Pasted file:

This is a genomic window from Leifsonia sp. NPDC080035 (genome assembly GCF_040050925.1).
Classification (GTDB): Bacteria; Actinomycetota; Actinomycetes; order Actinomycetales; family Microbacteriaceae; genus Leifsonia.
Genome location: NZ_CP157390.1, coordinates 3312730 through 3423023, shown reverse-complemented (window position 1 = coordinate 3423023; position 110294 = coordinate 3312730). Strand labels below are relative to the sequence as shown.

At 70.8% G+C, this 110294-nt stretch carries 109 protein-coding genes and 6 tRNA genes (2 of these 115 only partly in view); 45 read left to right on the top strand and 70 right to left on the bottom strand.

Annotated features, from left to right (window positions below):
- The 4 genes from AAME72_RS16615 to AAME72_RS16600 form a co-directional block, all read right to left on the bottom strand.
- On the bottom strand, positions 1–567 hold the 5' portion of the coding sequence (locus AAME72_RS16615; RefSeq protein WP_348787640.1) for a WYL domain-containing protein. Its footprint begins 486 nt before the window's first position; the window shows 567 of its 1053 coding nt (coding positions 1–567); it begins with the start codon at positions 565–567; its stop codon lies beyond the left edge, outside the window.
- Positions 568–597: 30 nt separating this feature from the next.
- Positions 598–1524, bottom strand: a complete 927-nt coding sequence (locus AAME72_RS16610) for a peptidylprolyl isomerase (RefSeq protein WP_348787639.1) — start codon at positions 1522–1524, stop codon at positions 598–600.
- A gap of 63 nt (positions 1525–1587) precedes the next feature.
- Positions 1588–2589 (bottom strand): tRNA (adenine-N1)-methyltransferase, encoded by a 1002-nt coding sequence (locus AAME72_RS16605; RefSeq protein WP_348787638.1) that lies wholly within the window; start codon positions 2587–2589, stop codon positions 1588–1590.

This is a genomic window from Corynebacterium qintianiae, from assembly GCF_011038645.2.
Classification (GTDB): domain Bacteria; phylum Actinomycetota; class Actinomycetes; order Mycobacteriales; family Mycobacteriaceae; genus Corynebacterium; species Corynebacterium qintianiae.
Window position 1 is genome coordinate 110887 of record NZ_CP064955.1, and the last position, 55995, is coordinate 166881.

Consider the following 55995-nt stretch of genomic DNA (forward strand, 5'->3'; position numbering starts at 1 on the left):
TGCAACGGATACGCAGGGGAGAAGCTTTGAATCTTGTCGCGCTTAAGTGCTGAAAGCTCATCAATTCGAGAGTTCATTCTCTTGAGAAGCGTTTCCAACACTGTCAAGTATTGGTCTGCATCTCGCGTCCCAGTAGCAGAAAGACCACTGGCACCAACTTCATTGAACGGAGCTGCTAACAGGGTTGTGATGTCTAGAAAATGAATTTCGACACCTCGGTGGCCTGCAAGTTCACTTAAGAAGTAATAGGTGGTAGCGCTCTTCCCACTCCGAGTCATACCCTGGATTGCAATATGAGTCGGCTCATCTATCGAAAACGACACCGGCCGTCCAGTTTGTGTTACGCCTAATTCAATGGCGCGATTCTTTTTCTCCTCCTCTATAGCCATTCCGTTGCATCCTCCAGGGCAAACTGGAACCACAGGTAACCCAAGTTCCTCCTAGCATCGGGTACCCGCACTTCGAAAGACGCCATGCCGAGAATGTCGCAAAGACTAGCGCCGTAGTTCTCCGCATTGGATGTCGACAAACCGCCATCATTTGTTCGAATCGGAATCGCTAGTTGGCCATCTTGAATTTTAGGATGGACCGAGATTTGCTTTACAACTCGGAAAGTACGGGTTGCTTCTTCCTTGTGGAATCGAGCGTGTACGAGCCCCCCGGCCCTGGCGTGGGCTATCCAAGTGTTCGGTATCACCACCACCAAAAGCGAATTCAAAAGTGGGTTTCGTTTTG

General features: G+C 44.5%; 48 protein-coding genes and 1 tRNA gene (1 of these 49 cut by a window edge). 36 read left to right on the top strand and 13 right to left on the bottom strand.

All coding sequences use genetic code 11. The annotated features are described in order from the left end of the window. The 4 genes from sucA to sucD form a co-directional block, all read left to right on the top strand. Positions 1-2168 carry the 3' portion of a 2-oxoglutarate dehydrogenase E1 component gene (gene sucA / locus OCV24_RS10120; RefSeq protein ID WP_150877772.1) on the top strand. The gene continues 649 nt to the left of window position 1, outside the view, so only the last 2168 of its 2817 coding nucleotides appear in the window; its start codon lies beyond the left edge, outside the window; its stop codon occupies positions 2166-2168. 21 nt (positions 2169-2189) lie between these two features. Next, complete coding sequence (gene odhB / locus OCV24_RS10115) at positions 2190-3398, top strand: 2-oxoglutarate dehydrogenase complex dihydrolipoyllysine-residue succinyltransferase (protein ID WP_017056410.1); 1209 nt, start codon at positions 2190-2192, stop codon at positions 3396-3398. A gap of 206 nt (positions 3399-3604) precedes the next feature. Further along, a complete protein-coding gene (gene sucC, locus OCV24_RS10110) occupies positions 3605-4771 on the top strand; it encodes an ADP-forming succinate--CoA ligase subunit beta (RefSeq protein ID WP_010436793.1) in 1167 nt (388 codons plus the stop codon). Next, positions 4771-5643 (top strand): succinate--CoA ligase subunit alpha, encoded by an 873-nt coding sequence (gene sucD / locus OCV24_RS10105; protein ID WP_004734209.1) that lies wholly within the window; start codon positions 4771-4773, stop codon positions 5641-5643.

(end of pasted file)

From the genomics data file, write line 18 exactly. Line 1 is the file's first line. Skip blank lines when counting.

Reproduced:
All coding sequences use genetic code 11. The annotated features are described in order from the left end of the window. The 4 genes from sucA to sucD form a co-directional block, all read left to right on the top strand. Positions 1-2168 carry the 3' portion of a 2-oxoglutarate dehydrogenase E1 component gene (gene sucA / locus OCV24_RS10120; RefSeq protein ID WP_150877772.1) on the top strand. The gene continues 649 nt to the left of window position 1, outside the view, so only the last 2168 of its 2817 coding nucleotides appear in the window; its start codon lies beyond the left edge, outside the window; its stop codon occupies positions 2166-2168. 21 nt (positions 2169-2189) lie between these two features. Next, complete coding sequence (gene odhB / locus OCV24_RS10115) at positions 2190-3398, top strand: 2-oxoglutarate dehydrogenase complex dihydrolipoyllysine-residue succinyltransferase (protein ID WP_017056410.1); 1209 nt, start codon at positions 2190-2192, stop codon at positions 3396-3398. A gap of 206 nt (positions 3399-3604) precedes the next feature. Further along, a complete protein-coding gene (gene sucC, locus OCV24_RS10110) occupies positions 3605-4771 on the top strand; it encodes an ADP-forming succinate--CoA ligase subunit beta (RefSeq protein ID WP_010436793.1) in 1167 nt (388 codons plus the stop codon). Next, positions 4771-5643 (top strand): succinate--CoA ligase subunit alpha, encoded by an 873-nt coding sequence (gene sucD / locus OCV24_RS10105; protein ID WP_004734209.1) that lies wholly within the window; start codon positions 4771-4773, stop codon positions 5641-5643.